When you arrive at the terminal, there are Virgin employees waiting outside with QR codes for you to scan. You will out a short form, giving them your personal info and an email address and/or phone number where they can send your results. The one pre-arrival email I did get had a link to do this in advance, which I did. Doing it the night before is the smart move – gets you inside the terminal much more quickly. Once past security, there are a number of stations (similar to check-in on other cruise lines) where employees are waiting to set up your test. You give them your name and they print several labels and your test sheet. You then take those to the next section, where there are several tables set up with medical folks to perform the tests. Again, I did not have to wait at all and I was swabbed and on my way in about 1 minute. She double-checked the labels to make sure they had the right name and email, attached one to the bag and another to the vial, and then did the swab. She did both nostrils for about 10 seconds each, but thankfully she did not go too deep and the whole process was not the least bit uncomfortable. After the test, I was sent to the first waiting area to await my results. I was told that I would have them in about 15 minutes, but mine arrived in about 8.

I would have taken photos of the testing area, but I was asked not to do so and was happy to honor that request. It was very well organized and areas were clearly labeled.


After taking the test, I was directed to a set of stations where the employees were doing the cruise check-in. I was asked to show my passport (a requirement of Virgin Voyages – no birth certificates allowed on any of their voyages) and my proof of vaccination. He then asked if I had received “The Band” in the mail, which I had not. He set one up for me and even helped fit it to my wrist. The Band is your room key, charge card, and wearable tech that makes the voyage more interactive. Once my band was in place, I was sent to the first waiting area to await my test results. Once they arrived via email, I showed them to the Virgin rep and was led to the next step.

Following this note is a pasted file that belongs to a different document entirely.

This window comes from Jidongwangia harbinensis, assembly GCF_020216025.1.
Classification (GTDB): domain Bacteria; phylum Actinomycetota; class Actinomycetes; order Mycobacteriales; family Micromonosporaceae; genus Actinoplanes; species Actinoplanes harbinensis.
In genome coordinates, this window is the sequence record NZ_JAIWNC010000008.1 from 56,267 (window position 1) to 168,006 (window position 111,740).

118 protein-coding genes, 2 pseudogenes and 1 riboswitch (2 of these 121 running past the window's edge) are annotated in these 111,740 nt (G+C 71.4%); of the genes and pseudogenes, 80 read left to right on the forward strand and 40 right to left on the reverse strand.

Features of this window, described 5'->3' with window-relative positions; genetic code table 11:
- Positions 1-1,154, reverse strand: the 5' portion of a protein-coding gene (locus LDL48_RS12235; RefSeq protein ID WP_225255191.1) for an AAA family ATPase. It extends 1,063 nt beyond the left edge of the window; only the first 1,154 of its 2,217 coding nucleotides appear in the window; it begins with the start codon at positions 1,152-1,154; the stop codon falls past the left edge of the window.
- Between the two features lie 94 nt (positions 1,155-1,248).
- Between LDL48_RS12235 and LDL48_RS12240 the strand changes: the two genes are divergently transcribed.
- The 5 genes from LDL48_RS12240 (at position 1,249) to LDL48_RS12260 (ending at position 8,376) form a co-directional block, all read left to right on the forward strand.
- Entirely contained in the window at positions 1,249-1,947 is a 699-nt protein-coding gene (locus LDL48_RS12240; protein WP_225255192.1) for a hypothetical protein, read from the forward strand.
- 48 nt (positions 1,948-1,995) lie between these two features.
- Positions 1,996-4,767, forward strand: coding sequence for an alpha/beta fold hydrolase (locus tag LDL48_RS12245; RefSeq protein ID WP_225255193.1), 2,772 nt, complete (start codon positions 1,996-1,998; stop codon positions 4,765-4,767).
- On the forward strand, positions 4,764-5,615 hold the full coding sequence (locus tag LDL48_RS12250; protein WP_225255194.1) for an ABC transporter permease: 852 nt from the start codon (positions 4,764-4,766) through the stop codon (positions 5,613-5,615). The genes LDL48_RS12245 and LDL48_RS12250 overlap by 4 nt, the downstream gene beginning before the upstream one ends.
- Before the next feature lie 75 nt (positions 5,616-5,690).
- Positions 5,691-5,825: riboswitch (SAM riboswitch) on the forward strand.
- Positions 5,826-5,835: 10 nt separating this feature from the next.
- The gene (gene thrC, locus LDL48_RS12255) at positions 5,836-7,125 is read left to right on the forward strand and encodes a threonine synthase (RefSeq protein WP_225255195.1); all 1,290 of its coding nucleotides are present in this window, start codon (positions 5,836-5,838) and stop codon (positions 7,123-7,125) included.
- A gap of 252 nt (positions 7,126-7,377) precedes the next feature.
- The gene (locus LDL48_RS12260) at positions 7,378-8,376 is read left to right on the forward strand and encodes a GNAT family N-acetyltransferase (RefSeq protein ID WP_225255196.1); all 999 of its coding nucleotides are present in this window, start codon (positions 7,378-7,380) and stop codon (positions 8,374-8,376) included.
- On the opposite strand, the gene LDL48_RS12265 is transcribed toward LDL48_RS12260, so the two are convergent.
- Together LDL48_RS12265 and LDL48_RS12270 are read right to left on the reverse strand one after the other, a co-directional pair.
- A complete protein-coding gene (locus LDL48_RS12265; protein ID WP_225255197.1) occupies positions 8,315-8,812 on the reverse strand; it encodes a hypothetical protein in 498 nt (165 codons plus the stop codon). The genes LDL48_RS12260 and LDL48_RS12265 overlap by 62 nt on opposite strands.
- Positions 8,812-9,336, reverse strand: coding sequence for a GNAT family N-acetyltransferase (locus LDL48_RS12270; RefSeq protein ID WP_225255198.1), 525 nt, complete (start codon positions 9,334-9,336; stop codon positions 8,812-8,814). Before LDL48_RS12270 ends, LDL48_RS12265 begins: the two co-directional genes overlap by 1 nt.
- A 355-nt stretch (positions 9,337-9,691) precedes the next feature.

Now armed with my negative COVID-19 test, I was sent to the next area of the terminal, which is the general waiting area. I was given a boarding card (Boarding Group 3) and assigned a seat with my other group 3 people. It was clear that they were organizing us by group, with the lower numbers closer to the boarding area. Makes a lot of sense.

The terminal was comfortable and had vending machines with sodas and snacks. I was in my seat by noon, perhaps a few minutes later. We did not start boarding until around 1:50pm, which is quite a wait. I had been told that they do not board until 2pm typically, so the wait was not surprising. But perhaps they should not have us arrive so early if we are going to have to wait almost two hours.

When they started the boarding process, they clearly announced “Group One” only, but that didn’t stop pretty much everyone from going to the gangway. The announcements were a bit hard to hear and that, coupled with the long wait, I think may have made people a bit antsy. The good news is that it wasn’t too terribly crowded and we were onboard the ship in a matter of minutes.


As we were greeted by some enthusiastic crew members, my first impression was that this ship is absolutely gorgeous. It has that new ship feeling, is very clean, and is very different from any other ship I’ve been on. Words that come to mind include luxurious, hip, colorful, and trendy. I was worried that it might be pretentious or off-putting, but at least so far that has not been the case. I immediately headed for my stateroom to drop off my backpack.